There was a vulture that pecked at my feet. He had already torn my shoes and stockings and now was pecking at my feet. He always threw a peck, flew in restless circles around and then continued his work. A man passed by, he looked at us for a while and asked me why I tolerated the vulture.
—I’m helpless —told him—, he came and started to peck me, I wanted to scare him and I even thought to twist his neck, but these animals are very strong and he wanted to jump to my face. I preferred to sacrifice the feet: now they are almost shattered “Do not let yourself be tormented,” said the lord, “a shot and the vulture is over.”
—Do you want to take care of the matter?— I asked him.
“Enchanted,” said the lord; I just have to go home to get my rifle, can you wait half an hour more?
“I do not know,” I answered, and for a moment I was stiff with pain; then I added: please try anyway.”
“Well,” said the gentleman, “I'm going to hurry.
The vulture had listened quietly to our dialogue and had let his eyes wander between me and the lord. Now I saw that he had understood everything: he flew a little, stepped back to get the necessary impetus and like an athlete throwing the javelin he fit the peak into my mouth, deeply. When falling backwards I felt like a liberation; that in my blood, which filled all the depths and that flooded all the riverbanks, the vulture irreparably was drawning.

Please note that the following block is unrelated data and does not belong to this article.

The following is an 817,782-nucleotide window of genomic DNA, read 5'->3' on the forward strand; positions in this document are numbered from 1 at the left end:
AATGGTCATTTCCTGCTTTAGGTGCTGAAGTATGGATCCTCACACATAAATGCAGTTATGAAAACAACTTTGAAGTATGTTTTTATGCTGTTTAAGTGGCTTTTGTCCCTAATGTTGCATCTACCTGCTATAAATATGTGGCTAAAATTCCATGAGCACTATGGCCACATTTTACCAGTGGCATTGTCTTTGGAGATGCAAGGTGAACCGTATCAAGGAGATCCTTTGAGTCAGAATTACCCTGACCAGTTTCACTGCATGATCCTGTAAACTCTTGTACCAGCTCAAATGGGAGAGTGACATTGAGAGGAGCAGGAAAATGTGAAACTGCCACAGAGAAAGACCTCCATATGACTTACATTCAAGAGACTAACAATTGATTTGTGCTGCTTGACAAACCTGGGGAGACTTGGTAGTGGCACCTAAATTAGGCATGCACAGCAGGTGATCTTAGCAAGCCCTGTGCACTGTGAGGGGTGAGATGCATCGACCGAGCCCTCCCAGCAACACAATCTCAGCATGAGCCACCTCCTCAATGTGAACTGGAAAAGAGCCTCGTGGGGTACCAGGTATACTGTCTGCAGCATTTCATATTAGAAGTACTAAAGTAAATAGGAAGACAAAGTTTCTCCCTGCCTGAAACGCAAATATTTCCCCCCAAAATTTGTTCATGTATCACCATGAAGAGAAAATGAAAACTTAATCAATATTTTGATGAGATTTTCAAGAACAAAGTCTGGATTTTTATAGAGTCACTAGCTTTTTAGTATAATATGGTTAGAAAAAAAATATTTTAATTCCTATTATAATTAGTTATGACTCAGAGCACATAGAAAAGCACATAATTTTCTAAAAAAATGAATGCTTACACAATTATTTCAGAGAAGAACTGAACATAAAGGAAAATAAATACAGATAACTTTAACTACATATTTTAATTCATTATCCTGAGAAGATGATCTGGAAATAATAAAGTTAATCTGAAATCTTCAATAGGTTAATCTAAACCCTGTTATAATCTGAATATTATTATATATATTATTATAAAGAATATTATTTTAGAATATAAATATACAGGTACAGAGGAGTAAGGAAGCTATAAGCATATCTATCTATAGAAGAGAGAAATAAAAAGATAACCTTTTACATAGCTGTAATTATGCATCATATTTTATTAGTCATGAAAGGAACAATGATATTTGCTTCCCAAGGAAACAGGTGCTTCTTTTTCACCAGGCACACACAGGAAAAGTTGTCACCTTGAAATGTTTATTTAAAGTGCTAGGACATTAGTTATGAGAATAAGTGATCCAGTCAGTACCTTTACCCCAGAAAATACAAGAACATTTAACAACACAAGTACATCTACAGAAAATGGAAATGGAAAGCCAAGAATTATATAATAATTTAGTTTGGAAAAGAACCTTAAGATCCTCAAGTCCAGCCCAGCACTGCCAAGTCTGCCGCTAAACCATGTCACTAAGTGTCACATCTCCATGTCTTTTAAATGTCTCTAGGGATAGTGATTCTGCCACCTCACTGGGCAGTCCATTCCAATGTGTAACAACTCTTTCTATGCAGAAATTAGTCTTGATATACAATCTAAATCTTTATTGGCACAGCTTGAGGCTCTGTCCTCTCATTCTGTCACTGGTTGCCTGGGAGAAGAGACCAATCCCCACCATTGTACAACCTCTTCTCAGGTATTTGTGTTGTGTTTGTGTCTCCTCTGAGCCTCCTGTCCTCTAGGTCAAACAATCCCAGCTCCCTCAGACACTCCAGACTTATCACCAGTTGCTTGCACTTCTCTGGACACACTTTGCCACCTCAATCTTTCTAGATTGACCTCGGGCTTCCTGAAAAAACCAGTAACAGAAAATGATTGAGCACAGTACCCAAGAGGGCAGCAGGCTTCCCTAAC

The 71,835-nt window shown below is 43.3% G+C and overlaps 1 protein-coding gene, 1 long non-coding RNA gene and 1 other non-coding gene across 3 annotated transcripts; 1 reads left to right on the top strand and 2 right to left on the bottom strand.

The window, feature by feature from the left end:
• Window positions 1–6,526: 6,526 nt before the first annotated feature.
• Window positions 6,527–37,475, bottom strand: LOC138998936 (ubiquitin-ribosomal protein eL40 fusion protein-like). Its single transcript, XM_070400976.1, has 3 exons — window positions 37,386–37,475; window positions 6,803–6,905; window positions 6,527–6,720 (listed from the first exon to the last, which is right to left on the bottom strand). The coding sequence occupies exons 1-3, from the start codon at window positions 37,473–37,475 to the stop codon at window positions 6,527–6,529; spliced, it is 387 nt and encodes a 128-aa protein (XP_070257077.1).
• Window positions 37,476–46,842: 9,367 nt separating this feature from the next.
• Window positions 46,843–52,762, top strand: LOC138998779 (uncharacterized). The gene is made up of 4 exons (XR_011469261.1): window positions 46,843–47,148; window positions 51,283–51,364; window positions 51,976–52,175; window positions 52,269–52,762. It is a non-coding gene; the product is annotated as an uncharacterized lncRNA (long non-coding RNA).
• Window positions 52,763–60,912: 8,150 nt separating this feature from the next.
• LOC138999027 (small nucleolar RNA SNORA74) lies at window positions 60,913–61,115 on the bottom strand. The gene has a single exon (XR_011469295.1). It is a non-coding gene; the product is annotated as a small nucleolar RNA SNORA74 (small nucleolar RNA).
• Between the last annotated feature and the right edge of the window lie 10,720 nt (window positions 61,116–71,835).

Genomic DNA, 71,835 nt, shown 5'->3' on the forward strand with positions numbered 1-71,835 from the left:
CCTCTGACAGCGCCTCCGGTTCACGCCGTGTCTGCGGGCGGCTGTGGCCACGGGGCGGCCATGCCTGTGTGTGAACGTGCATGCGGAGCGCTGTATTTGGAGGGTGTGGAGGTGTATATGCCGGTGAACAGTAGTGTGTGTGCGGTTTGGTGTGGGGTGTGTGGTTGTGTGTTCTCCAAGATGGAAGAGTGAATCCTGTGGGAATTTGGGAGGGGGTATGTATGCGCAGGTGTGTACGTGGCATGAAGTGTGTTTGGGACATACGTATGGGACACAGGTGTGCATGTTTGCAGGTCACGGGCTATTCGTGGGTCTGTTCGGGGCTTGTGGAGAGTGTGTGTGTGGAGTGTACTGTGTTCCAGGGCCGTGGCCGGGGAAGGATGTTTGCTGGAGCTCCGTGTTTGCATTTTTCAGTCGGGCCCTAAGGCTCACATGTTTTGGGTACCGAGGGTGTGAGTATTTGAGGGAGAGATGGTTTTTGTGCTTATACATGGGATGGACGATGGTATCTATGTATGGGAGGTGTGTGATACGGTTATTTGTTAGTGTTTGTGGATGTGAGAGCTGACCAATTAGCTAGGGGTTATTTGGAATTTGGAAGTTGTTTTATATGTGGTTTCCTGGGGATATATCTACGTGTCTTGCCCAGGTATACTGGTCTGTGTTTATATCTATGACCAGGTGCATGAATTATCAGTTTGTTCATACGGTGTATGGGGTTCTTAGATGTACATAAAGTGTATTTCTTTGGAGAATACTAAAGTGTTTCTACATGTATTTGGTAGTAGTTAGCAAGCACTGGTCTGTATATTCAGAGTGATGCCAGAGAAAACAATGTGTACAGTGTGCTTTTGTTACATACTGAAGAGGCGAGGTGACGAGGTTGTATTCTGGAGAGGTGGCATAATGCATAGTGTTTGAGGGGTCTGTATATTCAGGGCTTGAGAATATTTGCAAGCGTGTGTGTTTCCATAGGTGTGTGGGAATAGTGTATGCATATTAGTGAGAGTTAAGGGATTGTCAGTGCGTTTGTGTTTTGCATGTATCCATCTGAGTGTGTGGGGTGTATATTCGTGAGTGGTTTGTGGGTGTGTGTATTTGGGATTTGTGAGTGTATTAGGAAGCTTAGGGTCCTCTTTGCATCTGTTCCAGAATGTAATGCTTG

In commemorating the 80th anniversary of the death of Franz Kafka, the Czechoslovak and Argentine governments decided to hold a show in honor of the two extraordinary writers of their respective countries, and the Recoleta Cultural Center was chosen as the venue for this purpose. Then, the exhibitors were invited to a private reception in the halls of the Czechoslovak Embassy.